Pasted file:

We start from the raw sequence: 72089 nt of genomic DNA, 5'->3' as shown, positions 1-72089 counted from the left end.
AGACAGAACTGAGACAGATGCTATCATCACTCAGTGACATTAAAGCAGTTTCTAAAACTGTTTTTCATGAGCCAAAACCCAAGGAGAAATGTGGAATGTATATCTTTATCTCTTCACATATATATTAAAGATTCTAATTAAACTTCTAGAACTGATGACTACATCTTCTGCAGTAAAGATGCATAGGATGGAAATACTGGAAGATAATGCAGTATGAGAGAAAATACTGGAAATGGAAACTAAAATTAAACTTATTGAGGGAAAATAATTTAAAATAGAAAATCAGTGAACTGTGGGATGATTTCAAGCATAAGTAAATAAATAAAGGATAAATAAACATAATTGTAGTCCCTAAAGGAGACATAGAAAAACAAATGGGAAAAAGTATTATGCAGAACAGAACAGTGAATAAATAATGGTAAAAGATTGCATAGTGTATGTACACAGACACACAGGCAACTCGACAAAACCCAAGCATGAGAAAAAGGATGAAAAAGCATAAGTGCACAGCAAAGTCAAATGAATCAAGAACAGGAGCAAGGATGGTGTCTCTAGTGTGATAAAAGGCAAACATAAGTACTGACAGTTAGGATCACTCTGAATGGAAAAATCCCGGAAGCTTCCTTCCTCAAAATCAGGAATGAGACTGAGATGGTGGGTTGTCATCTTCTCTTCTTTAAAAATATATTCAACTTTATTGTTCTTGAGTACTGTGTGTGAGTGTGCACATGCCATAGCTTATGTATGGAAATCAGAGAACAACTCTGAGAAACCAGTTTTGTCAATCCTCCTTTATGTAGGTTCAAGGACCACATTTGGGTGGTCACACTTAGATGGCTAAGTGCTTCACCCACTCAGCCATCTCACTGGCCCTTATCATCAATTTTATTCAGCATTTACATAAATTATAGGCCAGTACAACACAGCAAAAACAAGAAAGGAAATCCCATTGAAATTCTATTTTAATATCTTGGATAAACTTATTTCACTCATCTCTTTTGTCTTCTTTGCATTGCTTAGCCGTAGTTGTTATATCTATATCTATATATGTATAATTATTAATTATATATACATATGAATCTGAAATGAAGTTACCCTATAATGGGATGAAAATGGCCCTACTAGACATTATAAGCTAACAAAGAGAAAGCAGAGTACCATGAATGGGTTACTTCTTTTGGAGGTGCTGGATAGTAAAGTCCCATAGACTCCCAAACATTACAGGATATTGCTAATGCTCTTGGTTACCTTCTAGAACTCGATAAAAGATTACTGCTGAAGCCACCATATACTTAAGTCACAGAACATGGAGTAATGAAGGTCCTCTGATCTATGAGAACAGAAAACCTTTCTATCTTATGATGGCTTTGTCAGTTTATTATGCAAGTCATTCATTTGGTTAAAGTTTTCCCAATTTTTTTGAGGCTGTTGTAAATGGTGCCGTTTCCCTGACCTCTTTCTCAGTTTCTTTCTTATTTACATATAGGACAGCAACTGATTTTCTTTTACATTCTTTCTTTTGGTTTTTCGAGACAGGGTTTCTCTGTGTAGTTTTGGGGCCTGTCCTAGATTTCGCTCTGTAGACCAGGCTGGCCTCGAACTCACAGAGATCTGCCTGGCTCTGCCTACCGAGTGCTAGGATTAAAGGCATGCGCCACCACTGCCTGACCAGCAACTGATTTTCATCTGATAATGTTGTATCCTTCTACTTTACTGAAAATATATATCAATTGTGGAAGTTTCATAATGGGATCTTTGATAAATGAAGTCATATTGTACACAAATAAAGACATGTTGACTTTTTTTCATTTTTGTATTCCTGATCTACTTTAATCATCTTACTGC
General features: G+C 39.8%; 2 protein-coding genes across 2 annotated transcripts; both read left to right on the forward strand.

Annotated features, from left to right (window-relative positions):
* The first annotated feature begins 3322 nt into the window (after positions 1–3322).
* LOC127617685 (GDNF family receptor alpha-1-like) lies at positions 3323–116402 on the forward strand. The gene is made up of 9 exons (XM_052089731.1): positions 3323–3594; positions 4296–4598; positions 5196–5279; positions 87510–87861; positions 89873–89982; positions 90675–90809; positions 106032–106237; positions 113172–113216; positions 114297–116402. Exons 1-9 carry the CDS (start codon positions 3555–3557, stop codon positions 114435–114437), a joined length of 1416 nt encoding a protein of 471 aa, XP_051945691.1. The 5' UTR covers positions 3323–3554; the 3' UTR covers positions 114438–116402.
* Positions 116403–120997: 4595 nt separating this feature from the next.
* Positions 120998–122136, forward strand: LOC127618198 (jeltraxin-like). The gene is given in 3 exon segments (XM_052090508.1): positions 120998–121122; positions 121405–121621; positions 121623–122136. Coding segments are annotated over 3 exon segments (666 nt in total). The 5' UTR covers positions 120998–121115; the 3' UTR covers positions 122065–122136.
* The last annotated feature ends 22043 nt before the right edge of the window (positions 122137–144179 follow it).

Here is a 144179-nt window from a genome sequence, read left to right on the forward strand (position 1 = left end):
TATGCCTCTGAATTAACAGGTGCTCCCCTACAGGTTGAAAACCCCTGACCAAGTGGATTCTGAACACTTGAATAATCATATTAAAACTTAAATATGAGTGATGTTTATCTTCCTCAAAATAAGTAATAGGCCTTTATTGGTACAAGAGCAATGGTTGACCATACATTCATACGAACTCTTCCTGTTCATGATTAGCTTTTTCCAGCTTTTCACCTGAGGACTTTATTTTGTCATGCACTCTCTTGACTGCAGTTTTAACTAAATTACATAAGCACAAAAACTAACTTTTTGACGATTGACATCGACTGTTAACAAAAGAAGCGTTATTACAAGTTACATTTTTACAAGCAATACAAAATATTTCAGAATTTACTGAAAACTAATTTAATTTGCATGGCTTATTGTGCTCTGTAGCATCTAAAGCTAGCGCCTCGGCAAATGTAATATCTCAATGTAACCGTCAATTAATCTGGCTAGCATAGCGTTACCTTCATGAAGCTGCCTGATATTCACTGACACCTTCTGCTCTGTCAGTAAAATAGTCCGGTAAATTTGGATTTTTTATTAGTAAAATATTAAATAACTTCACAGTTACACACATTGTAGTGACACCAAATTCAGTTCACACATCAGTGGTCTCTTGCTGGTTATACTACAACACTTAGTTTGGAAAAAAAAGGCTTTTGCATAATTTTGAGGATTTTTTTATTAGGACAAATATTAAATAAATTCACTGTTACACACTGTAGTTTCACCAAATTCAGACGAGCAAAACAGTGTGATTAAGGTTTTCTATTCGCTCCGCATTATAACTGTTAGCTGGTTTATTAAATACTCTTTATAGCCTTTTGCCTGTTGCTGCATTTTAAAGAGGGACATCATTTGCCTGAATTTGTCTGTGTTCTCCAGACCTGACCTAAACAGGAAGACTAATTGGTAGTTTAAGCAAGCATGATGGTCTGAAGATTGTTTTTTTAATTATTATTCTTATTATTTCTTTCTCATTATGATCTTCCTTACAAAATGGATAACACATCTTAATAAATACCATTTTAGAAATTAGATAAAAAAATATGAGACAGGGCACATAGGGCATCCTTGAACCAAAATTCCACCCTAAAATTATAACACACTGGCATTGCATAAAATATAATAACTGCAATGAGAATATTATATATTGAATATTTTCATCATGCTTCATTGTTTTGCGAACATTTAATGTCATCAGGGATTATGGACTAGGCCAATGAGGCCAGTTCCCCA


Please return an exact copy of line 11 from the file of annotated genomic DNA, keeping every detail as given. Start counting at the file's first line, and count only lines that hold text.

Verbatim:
TATGCCTCTGAATTAACAGGTGCTCCCCTACAGGTTGAAAACCCCTGACCAAGTGGATTCTGAACACTTGAATAATCATATTAAAACTTAAATATGAGTGATGTTTATCTTCCTCAAAATAAGTAATAGGCCTTTATTGGTACAAGAGCAATGGTTGACCATACATTCATACGAACTCTTCCTGTTCATGATTAGCTTTTTCCAGCTTTTCACCTGAGGACTTTATTTTGTCATGCACTCTCTTGACTGCAGTTTTAACTAAATTACATAAGCACAAAAACTAACTTTTTGACGATTGACATCGACTGTTAACAAAAGAAGCGTTATTACAAGTTACATTTTTACAAGCAATACAAAATATTTCAGAATTTACTGAAAACTAATTTAATTTGCATGGCTTATTGTGCTCTGTAGCATCTAAAGCTAGCGCCTCGGCAAATGTAATATCTCAATGTAACCGTCAATTAATCTGGCTAGCATAGCGTTACCTTCATGAAGCTGCCTGATATTCACTGACACCTTCTGCTCTGTCAGTAAAATAGTCCGGTAAATTTGGATTTTTTATTAGTAAAATATTAAATAACTTCACAGTTACACACATTGTAGTGACACCAAATTCAGTTCACACATCAGTGGTCTCTTGCTGGTTATACTACAACACTTAGTTTGGAAAAAAAAGGCTTTTGCATAATTTTGAGGATTTTTTTATTAGGACAAATATTAAATAAATTCACTGTTACACACTGTAGTTTCACCAAATTCAGACGAGCAAAACAGTGTGATTAAGGTTTTCTATTCGCTCCGCATTATAACTGTTAGCTGGTTTATTAAATACTCTTTATAGCCTTTTGCCTGTTGCTGCATTTTAAAGAGGGACATCATTTGCCTGAATTTGTCTGTGTTCTCCAGACCTGACCTAAACAGGAAGACTAATTGGTAGTTTAAGCAAGCATGATGGTCTGAAGATTGTTTTTTTAATTATTATTCTTATTATTTCTTTCTCATTATGATCTTCCTTACAAAATGGATAACACATCTTAATAAATACCATTTTAGAAATTAGATAAAAAAATATGAGACAGGGCACATAGGGCATCCTTGAACCAAAATTCCACCCTAAAATTATAACACACTGGCATTGCATAAAATATAATAACTGCAATGAGAATATTATATATTGAATATTTTCATCATGCTTCATTGTTTTGCGAACATTTAATGTCATCAGGGATTATGGACTAGGCCAATGAGGCCAGTTCCCCA